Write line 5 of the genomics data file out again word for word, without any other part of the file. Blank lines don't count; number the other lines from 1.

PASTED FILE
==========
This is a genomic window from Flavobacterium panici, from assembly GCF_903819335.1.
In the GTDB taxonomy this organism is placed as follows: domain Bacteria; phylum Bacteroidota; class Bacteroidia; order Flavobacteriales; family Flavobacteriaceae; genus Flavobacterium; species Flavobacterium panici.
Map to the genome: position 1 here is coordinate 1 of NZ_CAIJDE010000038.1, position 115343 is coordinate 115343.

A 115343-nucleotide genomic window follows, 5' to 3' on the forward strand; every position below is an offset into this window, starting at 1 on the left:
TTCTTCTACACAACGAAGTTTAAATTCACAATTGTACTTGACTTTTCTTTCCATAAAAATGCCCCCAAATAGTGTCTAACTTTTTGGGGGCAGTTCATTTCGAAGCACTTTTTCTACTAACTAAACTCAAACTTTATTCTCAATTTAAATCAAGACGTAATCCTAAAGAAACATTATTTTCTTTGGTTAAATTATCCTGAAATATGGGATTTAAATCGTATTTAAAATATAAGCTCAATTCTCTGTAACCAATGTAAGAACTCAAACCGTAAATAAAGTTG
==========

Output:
TTCTTCTACACAACGAAGTTTAAATTCACAATTGTACTTGACTTTTCTTTCCATAAAAATGCCCCCAAATAGTGTCTAACTTTTTGGGGGCAGTTCATTTCGAAGCACTTTTTCTACTAACTAAACTCAAACTTTATTCTCAATTTAAATCAAGACGTAATCCTAAAGAAACATTATTTTCTTTGGTTAAATTATCCTGAAATATGGGATTTAAATCGTATTTAAAATATAAGCTCAATTCTCTGTAACCAATGTAAGAACTCAAACCGTAAATAAAGTTG